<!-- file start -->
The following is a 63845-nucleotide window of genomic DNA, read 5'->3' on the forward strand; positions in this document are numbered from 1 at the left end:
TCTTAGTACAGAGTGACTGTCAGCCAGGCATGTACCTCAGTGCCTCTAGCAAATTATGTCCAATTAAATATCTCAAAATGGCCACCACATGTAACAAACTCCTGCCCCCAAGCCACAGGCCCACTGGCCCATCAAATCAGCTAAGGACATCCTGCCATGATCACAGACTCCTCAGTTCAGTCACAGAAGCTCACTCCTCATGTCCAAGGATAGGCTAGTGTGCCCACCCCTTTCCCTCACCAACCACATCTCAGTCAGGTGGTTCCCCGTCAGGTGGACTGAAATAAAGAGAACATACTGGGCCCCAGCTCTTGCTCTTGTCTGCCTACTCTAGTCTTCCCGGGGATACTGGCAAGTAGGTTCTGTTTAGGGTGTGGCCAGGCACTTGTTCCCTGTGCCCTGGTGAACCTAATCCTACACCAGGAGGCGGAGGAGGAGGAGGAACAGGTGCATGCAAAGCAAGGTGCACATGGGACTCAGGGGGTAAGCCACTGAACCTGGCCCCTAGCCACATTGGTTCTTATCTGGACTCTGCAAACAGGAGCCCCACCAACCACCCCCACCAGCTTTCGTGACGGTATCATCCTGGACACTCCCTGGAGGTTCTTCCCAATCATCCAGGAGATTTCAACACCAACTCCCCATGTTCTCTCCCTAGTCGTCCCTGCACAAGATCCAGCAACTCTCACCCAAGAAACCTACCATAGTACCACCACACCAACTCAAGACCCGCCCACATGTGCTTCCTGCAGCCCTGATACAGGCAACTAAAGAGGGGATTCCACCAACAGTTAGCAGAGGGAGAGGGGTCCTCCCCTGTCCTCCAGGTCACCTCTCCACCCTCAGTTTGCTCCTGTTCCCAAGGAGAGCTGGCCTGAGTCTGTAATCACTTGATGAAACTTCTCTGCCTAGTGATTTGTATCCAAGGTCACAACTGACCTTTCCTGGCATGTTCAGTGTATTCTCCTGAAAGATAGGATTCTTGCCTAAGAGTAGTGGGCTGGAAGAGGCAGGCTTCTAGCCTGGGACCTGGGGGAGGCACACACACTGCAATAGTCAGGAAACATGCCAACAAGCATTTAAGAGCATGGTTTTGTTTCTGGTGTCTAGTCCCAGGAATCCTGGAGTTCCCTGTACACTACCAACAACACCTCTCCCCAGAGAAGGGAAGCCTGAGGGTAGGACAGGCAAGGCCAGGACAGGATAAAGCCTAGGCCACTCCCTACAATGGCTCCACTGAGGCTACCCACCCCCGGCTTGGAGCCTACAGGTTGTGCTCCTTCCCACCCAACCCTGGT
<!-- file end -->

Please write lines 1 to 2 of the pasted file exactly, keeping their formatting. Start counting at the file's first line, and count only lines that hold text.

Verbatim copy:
The following is a 63845-nucleotide window of genomic DNA, read 5'->3' on the forward strand; positions in this document are numbered from 1 at the left end:
TCTTAGTACAGAGTGACTGTCAGCCAGGCATGTACCTCAGTGCCTCTAGCAAATTATGTCCAATTAAATATCTCAAAATGGCCACCACATGTAACAAACTCCTGCCCCCAAGCCACAGGCCCACTGGCCCATCAAATCAGCTAAGGACATCCTGCCATGATCACAGACTCCTCAGTTCAGTCACAGAAGCTCACTCCTCATGTCCAAGGATAGGCTAGTGTGCCCACCCCTTTCCCTCACCAACCACATCTCAGTCAGGTGGTTCCCCGTCAGGTGGACTGAAATAAAGAGAACATACTGGGCCCCAGCTCTTGCTCTTGTCTGCCTACTCTAGTCTTCCCGGGGATACTGGCAAGTAGGTTCTGTTTAGGGTGTGGCCAGGCACTTGTTCCCTGTGCCCTGGTGAACCTAATCCTACACCAGGAGGCGGAGGAGGAGGAGGAACAGGTGCATGCAAAGCAAGGTGCACATGGGACTCAGGGGGTAAGCCACTGAACCTGGCCCCTAGCCACATTGGTTCTTATCTGGACTCTGCAAACAGGAGCCCCACCAACCACCCCCACCAGCTTTCGTGACGGTATCATCCTGGACACTCCCTGGAGGTTCTTCCCAATCATCCAGGAGATTTCAACACCAACTCCCCATGTTCTCTCCCTAGTCGTCCCTGCACAAGATCCAGCAACTCTCACCCAAGAAACCTACCATAGTACCACCACACCAACTCAAGACCCGCCCACATGTGCTTCCTGCAGCCCTGATACAGGCAACTAAAGAGGGGATTCCACCAACAGTTAGCAGAGGGAGAGGGGTCCTCCCCTGTCCTCCAGGTCACCTCTCCACCCTCAGTTTGCTCCTGTTCCCAAGGAGAGCTGGCCTGAGTCTGTAATCACTTGATGAAACTTCTCTGCCTAGTGATTTGTATCCAAGGTCACAACTGACCTTTCCTGGCATGTTCAGTGTATTCTCCTGAAAGATAGGATTCTTGCCTAAGAGTAGTGGGCTGGAAGAGGCAGGCTTCTAGCCTGGGACCTGGGGGAGGCACACACACTGCAATAGTCAGGAAACATGCCAACAAGCATTTAAGAGCATGGTTTTGTTTCTGGTGTCTAGTCCCAGGAATCCTGGAGTTCCCTGTACACTACCAACAACACCTCTCCCCAGAGAAGGGAAGCCTGAGGGTAGGACAGGCAAGGCCAGGACAGGATAAAGCCTAGGCCACTCCCTACAATGGCTCCACTGAGGCTACCCACCCCCGGCTTGGAGCCTACAGGTTGTGCTCCTTCCCACCCAACCCTGGT